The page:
A Conversation With Richard M. Vogel, Professor and Hydrologist

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Vogel-Post.jpg A professor of civil and environmental engineering, Richard M. Vogel has been working at Tufts University since 1984. And while his primary expertise is in the areas of water resource engineering and hydrology -- he's also the director of his school's interdisciplinary program in water systems and science -- Vogel spends a fair amount of time thinking about and calculating the likelihood of earthquakes, landslides, bird extinctions, and even near-Earth asteroid collisions.

Here, Vogel discusses what it is that people don't understand about interdisciplinary education and research; how the idea that the environment matters as much as human needs, which was first advanced in South Africa, is having enormous repercussions in the water world; and why urbanization as a trend is having a much greater negative impact on our limited water resources than climate change.

What do you say when people ask you, "What do you do?"

I'm a hydrologist but I sometimes consider myself an odds maker because I estimate the likelihood of floods, droughts, and other calamities caused by one of the most powerful forces on Earth -- water -- and look for ways to prevent catastrophic damage. I'm also an educator concerned with how to do interdisciplinary education relating to water and the environment.

What new idea or innovation is having the most significant impact on the sustainability world?

The idea that the environment matters as much as human needs. This concept was first advanced in South Africa, where their water law put people and the environment on an equal footing. This idea is spreading like fire and is having enormous repercussions in the water world. We now realize that we not only need enough water to satisfy our own needs, but also the environmental needs of fish and other aquatic life. Right now we don't have enough water for either group. So this idea poses a tremendous challenge to the sustainability world.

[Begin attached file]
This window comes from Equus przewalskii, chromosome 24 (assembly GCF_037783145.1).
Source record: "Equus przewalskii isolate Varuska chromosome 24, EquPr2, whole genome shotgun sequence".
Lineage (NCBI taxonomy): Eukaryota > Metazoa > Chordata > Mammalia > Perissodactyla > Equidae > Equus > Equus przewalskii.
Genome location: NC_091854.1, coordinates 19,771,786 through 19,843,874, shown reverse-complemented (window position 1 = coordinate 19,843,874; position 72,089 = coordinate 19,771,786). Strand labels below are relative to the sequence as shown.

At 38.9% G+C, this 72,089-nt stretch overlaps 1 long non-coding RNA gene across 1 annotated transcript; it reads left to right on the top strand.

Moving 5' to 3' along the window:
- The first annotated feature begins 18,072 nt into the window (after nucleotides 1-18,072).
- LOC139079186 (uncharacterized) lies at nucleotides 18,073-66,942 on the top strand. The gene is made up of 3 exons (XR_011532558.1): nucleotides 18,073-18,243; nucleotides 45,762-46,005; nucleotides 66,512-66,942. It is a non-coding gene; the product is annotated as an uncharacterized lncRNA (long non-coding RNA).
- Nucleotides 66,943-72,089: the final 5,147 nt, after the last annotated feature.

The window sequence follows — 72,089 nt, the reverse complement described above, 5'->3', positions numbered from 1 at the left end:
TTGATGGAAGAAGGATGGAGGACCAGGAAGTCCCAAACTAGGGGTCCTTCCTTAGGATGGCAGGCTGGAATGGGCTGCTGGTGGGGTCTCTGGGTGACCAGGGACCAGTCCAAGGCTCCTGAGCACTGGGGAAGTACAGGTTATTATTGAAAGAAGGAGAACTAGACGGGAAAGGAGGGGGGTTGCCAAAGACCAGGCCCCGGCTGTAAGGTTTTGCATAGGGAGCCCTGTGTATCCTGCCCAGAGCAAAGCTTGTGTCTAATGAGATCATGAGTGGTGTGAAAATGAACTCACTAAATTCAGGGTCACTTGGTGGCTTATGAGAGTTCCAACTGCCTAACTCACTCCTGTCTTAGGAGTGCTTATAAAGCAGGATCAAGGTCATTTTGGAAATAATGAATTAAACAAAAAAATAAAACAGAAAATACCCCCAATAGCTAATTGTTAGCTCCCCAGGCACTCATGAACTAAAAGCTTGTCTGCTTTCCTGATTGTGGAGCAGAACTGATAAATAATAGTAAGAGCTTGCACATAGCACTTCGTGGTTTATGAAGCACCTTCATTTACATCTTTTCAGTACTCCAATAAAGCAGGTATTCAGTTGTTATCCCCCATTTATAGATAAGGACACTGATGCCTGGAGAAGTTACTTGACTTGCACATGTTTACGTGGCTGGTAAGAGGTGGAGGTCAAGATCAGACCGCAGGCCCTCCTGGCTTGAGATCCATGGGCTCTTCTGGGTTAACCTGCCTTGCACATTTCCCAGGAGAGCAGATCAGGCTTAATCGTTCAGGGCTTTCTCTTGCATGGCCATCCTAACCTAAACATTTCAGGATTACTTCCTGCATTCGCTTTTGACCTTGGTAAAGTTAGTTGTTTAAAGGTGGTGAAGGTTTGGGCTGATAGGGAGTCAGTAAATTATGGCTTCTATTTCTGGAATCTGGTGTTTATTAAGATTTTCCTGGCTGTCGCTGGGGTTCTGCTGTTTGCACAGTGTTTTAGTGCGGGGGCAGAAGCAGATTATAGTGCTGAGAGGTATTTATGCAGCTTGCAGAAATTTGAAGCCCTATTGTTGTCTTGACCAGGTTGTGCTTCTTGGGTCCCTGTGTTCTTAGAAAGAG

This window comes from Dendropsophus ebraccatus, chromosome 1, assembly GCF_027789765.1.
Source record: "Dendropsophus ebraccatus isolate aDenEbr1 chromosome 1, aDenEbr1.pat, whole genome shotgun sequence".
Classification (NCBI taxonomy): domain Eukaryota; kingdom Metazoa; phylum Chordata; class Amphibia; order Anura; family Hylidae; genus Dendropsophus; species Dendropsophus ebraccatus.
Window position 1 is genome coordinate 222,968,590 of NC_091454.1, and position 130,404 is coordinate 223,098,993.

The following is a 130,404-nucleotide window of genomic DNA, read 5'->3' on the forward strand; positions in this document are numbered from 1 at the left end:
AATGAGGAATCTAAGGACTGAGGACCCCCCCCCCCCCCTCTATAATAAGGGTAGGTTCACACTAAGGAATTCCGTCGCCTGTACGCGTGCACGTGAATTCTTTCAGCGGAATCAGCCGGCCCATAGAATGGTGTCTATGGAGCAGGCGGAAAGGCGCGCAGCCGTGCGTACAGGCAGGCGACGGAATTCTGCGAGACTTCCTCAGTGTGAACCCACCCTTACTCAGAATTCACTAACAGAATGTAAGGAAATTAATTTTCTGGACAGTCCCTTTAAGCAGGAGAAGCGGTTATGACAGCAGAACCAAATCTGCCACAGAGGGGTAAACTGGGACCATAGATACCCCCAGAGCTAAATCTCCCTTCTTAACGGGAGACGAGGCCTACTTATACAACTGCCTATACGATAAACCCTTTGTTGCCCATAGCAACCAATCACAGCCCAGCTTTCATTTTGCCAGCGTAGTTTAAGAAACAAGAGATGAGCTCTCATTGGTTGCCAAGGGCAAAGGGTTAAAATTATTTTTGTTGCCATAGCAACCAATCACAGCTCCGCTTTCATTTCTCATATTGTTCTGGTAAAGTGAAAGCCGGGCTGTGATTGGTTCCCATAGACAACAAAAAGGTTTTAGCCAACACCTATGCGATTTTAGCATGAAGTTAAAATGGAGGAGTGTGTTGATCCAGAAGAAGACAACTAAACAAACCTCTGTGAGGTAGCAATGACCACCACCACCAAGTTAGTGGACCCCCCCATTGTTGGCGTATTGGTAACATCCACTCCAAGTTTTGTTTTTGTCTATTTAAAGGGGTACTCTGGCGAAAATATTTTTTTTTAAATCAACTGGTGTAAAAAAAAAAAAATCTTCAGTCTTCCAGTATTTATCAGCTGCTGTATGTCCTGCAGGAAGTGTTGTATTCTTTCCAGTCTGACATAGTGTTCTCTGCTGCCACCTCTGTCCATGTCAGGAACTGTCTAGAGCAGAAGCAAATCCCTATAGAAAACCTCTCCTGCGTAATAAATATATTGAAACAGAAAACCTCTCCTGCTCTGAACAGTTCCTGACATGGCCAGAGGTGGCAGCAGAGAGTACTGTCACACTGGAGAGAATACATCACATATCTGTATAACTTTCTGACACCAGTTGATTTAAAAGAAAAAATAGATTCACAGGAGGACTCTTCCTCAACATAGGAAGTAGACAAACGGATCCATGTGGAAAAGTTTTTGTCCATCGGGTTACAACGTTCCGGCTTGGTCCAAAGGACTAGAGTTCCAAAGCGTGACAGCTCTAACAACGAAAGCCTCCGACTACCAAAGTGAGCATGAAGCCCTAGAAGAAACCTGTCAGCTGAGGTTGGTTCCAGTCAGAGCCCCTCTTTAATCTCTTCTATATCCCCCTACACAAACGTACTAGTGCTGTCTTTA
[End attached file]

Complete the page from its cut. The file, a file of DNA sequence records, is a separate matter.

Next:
What's something that most people just don't understand about your area of expertise?

People don't get what it takes to do interdisciplinary education and research. Regardless of one's area of expertise, interdisciplinary education is only effective if students understand the language of interdisciplinarity. Interdisciplinary programs must stress languages like English, history, computing, statistics, systems analysis, and economics, which apply to everything, thus making it possible to cross disciplines. Without a common language, interdisciplinary education is simply a blend of disciplines without a way to connect them. Interdisciplinary is a big buzz word today, but most interdisciplinary programs don't stress or even include this notion.

What's an emerging trend that you think will shake up the sustainability world?

Urbanization is a trend that is having a much greater negative impact on our water resources than climate change. The original idea of urbanization -- preserving open spaces and containing urban sprawl by building cites instead of suburbia -- isn't necessarily a bad one. But we need to build smarter cities that take into account what happens when we pave paradise and put up a parking lot.